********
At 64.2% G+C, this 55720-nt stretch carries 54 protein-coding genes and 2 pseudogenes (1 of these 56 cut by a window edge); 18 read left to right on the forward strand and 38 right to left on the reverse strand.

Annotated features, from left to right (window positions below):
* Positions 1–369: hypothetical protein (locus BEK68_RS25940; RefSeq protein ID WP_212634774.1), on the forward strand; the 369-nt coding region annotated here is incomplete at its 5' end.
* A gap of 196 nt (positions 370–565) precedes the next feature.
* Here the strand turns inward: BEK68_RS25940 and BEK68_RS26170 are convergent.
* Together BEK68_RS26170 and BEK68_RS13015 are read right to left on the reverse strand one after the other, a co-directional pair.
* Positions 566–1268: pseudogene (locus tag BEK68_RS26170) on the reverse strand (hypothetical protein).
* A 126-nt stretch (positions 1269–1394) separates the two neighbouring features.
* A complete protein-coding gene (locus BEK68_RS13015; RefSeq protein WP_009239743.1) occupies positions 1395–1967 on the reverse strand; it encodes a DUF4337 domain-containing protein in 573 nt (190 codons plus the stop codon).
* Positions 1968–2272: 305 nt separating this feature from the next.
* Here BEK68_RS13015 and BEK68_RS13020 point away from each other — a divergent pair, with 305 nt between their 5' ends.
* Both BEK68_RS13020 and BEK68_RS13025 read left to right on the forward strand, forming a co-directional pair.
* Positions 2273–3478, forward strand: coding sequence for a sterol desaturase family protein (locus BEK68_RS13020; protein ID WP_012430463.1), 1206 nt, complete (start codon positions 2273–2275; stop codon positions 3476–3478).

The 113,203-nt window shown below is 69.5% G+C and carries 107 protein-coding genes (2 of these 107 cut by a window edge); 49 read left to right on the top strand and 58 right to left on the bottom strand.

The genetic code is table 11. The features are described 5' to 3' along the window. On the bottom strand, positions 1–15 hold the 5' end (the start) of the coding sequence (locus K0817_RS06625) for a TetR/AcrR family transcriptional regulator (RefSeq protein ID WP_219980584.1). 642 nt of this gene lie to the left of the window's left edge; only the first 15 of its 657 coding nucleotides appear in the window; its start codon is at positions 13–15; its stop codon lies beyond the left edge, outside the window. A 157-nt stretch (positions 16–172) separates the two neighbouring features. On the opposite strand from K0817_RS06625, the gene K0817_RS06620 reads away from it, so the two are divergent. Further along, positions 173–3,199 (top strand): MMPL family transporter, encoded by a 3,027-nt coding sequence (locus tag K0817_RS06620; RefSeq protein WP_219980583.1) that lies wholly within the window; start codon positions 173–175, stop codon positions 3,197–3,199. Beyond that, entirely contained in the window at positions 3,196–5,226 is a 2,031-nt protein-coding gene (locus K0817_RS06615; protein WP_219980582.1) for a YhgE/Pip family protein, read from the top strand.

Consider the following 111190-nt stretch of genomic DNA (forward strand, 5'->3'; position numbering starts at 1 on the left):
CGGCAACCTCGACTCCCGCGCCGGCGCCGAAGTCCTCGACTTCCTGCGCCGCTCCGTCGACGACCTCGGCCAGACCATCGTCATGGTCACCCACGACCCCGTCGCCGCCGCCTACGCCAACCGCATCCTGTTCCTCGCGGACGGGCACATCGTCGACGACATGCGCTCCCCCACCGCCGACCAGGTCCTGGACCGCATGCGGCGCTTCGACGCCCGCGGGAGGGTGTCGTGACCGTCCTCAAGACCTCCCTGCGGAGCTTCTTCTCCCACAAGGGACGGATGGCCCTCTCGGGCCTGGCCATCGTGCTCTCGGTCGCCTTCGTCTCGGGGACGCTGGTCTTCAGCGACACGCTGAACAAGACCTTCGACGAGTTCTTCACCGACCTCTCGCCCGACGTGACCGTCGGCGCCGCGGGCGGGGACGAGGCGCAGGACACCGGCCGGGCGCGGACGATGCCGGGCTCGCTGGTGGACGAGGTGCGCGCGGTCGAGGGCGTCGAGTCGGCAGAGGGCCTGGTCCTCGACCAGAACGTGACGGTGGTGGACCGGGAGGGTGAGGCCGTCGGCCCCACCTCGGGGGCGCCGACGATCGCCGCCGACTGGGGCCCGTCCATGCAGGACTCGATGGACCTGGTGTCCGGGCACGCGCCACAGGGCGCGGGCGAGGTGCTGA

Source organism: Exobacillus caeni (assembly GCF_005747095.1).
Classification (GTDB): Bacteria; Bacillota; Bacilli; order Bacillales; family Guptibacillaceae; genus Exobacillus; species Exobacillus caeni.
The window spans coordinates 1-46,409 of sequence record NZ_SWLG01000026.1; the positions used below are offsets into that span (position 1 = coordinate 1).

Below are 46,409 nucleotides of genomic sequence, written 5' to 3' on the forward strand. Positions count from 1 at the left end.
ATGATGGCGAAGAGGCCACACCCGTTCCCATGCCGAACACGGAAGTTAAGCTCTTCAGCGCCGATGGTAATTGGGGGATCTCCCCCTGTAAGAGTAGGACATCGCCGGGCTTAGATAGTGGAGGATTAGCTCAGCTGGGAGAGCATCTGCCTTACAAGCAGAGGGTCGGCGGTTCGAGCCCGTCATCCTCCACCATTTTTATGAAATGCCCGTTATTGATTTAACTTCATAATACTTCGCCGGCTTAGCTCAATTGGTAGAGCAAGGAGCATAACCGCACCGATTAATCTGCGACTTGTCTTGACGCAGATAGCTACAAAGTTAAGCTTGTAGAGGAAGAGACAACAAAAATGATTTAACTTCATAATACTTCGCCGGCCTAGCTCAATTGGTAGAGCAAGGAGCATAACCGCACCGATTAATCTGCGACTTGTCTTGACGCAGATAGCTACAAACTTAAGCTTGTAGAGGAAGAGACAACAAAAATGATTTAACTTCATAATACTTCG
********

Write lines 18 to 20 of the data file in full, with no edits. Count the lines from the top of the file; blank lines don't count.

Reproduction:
Source organism: Exobacillus caeni (assembly GCF_005747095.1).
Classification (GTDB): Bacteria; Bacillota; Bacilli; order Bacillales; family Guptibacillaceae; genus Exobacillus; species Exobacillus caeni.
The window spans coordinates 1-46,409 of sequence record NZ_SWLG01000026.1; the positions used below are offsets into that span (position 1 = coordinate 1).